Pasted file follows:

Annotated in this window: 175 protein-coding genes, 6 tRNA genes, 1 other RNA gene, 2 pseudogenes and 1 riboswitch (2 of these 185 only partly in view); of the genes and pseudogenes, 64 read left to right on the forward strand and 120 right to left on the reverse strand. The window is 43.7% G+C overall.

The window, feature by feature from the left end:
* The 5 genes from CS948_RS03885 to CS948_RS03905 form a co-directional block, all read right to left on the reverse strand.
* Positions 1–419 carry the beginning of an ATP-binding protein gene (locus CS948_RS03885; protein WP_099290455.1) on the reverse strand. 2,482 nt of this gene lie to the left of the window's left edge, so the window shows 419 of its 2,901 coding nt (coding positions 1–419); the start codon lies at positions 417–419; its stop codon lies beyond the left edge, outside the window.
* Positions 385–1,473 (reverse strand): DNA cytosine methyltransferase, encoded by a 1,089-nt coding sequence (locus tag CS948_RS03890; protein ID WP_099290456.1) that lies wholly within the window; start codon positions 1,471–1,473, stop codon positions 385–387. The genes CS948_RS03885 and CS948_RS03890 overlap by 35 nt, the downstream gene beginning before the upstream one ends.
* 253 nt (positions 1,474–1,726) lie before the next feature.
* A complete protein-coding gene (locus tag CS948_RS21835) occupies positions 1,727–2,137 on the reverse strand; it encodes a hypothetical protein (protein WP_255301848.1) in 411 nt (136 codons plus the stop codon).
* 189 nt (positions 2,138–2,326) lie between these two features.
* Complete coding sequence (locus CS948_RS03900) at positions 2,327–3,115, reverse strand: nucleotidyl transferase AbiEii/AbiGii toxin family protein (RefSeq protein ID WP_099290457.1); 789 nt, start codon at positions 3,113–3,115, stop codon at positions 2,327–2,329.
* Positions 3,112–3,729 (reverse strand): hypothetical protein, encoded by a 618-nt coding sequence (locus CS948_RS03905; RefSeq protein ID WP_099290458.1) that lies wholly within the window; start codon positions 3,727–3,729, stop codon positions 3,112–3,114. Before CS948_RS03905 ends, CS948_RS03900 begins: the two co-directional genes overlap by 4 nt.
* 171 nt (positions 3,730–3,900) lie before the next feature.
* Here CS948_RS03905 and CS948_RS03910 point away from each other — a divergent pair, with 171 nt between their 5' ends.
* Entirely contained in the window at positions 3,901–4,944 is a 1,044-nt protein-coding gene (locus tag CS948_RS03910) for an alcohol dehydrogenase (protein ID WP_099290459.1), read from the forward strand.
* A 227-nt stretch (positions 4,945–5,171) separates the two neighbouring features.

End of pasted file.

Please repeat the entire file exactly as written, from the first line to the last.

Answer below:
Annotated in this window: 175 protein-coding genes, 6 tRNA genes, 1 other RNA gene, 2 pseudogenes and 1 riboswitch (2 of these 185 only partly in view); of the genes and pseudogenes, 64 read left to right on the forward strand and 120 right to left on the reverse strand. The window is 43.7% G+C overall.

The window, feature by feature from the left end:
* The 5 genes from CS948_RS03885 to CS948_RS03905 form a co-directional block, all read right to left on the reverse strand.
* Positions 1–419 carry the beginning of an ATP-binding protein gene (locus CS948_RS03885; protein WP_099290455.1) on the reverse strand. 2,482 nt of this gene lie to the left of the window's left edge, so the window shows 419 of its 2,901 coding nt (coding positions 1–419); the start codon lies at positions 417–419; its stop codon lies beyond the left edge, outside the window.
* Positions 385–1,473 (reverse strand): DNA cytosine methyltransferase, encoded by a 1,089-nt coding sequence (locus tag CS948_RS03890; protein ID WP_099290456.1) that lies wholly within the window; start codon positions 1,471–1,473, stop codon positions 385–387. The genes CS948_RS03885 and CS948_RS03890 overlap by 35 nt, the downstream gene beginning before the upstream one ends.
* 253 nt (positions 1,474–1,726) lie before the next feature.
* A complete protein-coding gene (locus tag CS948_RS21835) occupies positions 1,727–2,137 on the reverse strand; it encodes a hypothetical protein (protein WP_255301848.1) in 411 nt (136 codons plus the stop codon).
* 189 nt (positions 2,138–2,326) lie between these two features.
* Complete coding sequence (locus CS948_RS03900) at positions 2,327–3,115, reverse strand: nucleotidyl transferase AbiEii/AbiGii toxin family protein (RefSeq protein ID WP_099290457.1); 789 nt, start codon at positions 3,113–3,115, stop codon at positions 2,327–2,329.
* Positions 3,112–3,729 (reverse strand): hypothetical protein, encoded by a 618-nt coding sequence (locus CS948_RS03905; RefSeq protein ID WP_099290458.1) that lies wholly within the window; start codon positions 3,727–3,729, stop codon positions 3,112–3,114. Before CS948_RS03905 ends, CS948_RS03900 begins: the two co-directional genes overlap by 4 nt.
* 171 nt (positions 3,730–3,900) lie before the next feature.
* Here CS948_RS03905 and CS948_RS03910 point away from each other — a divergent pair, with 171 nt between their 5' ends.
* Entirely contained in the window at positions 3,901–4,944 is a 1,044-nt protein-coding gene (locus tag CS948_RS03910) for an alcohol dehydrogenase (protein ID WP_099290459.1), read from the forward strand.
* A 227-nt stretch (positions 4,945–5,171) separates the two neighbouring features.